Last week, the Ubuntu Touch developer preview was launched on the Galaxy Nexus, Nexus 4, Nexus 7, and Nexus 10. The preview gave developers and users access to the core and shell apps of the OS, alongside many of your phone’s normal features, like cameras, Wi-Fi, and more. The developer preview is of course still full of bugs and issues that make it impossible to use as a daily driver. Canonical also stresses that you’re flashing Ubuntu on your device at your own risk, because there is the possibility of bricking your device.
Alongside the devices above, Ubuntu Touch will soon be available for the following devices: Motorola XOOM, more Galaxy Nexus’s, Sony Xperia S, Sony Xperia T, Samsung Galaxy S III (international, Verizon Wireless, and AT&T), Huawei Ascend G300, Samsung Galaxy S (GT-I9000), Samsung Galaxy S SCL (GT-I90003), Samsung Galaxy Note, Samsung Galaxy Note II, Samsung Galaxy S II (international), HTC One X, HTC One XL, HTC One X+ (multiple versions), Asus Transformer Infinity, LG Optimus 4x HD, Nexus S, Nexus One, Samsung Galaxy Tab 10.1 Wi-Fi, and the Asus Transformer Pad.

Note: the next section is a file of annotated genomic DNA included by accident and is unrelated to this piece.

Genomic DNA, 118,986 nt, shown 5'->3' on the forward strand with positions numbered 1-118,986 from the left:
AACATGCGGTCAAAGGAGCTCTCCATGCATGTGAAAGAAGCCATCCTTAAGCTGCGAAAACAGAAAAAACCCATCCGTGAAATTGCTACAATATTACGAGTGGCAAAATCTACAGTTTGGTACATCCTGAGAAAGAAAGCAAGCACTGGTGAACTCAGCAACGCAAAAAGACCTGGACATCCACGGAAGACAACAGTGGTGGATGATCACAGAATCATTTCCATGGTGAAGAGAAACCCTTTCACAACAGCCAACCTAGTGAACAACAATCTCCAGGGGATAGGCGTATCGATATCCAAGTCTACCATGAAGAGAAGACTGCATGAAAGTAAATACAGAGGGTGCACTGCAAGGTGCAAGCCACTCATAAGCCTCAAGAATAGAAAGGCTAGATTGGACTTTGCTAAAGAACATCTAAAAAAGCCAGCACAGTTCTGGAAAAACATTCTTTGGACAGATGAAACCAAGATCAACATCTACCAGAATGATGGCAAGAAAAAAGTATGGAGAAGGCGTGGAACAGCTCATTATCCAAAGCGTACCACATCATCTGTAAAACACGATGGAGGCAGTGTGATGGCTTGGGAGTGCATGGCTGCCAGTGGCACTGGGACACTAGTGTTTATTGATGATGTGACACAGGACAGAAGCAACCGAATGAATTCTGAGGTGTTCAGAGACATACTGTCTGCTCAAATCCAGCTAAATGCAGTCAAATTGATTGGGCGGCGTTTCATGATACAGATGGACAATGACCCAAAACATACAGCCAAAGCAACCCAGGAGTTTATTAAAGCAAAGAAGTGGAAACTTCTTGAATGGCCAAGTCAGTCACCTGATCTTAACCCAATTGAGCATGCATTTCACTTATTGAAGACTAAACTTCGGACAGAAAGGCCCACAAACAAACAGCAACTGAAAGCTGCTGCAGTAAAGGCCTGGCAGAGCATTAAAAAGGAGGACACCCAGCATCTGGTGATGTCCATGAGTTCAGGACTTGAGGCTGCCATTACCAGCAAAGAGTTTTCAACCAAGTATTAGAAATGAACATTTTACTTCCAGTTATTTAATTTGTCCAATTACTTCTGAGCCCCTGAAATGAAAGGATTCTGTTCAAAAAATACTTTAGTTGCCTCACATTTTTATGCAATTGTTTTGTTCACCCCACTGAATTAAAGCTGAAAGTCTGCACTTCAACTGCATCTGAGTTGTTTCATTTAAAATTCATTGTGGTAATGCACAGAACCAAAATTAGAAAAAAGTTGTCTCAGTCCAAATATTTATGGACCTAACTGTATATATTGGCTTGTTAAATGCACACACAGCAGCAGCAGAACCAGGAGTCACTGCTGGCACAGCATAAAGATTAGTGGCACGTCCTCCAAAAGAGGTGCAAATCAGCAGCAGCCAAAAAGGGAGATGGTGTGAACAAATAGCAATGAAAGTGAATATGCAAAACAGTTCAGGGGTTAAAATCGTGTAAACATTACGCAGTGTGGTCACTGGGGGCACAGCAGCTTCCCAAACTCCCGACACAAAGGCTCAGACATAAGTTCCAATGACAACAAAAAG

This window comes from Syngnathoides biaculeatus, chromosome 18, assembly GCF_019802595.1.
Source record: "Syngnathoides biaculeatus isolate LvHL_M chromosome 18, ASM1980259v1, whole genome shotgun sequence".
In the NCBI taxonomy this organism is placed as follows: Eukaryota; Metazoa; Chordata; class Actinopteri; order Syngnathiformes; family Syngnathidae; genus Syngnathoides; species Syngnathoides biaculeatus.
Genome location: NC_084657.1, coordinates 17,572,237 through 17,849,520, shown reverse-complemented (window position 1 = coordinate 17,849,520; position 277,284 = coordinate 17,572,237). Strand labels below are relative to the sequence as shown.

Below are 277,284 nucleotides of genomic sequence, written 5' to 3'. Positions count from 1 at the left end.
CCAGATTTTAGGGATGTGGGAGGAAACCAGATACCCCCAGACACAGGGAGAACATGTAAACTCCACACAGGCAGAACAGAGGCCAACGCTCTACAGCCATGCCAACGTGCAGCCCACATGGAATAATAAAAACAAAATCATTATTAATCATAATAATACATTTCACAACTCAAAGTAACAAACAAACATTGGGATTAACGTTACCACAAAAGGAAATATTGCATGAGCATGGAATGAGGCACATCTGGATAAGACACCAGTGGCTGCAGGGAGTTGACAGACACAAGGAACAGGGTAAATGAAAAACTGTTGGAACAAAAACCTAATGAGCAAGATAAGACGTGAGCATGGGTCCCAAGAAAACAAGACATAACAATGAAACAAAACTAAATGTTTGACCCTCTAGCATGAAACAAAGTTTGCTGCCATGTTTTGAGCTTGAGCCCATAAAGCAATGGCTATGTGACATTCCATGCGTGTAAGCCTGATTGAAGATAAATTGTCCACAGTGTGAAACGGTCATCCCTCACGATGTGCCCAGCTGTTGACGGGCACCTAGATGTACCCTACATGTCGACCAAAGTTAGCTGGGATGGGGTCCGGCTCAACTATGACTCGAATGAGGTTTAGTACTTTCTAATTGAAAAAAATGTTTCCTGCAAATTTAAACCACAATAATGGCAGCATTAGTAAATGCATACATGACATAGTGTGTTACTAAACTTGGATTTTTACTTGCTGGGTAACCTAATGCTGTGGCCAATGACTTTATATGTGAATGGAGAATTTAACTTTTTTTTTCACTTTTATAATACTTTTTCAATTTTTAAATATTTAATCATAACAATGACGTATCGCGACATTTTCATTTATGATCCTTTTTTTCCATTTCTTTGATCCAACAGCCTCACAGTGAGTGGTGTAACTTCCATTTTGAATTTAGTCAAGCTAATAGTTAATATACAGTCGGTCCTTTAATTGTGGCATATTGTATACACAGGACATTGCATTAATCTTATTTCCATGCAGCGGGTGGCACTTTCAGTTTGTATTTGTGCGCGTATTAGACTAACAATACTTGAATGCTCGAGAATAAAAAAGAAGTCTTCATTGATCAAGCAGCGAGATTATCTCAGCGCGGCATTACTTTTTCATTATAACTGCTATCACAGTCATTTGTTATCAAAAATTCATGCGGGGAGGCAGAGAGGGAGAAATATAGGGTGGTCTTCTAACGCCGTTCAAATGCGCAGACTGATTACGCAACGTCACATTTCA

It’s surprising to see that Ubuntu Touch will also be ported to aging devices like the Nexus S and the Nexus One, seeing as Canonical stated that a dual-core A9 processor is part of the minimum specs required for the OS. It’s ability be compatible with such old hardware does emphasize the efficiency of the OS. Canonical wants to get Ubuntu Touch out to as many devices as possible, and it’s all part of Ubuntu’s port-a-thon initiative. Ubuntu stated, “We want to port Ubuntu Touch to all kinds of devices,” and is asking developers from all around to join in and help.
Ubuntu Touch is a very interesting OS, and it’s ability to be compatible with current Android devices does make it a plus in the eyes of the Android community. Canonical plans on launching its first Ubuntu Touch device later this year. In the future, Canonical will release high-end “super phones” as well as entry-level basic phones that will run Ubuntu Touch.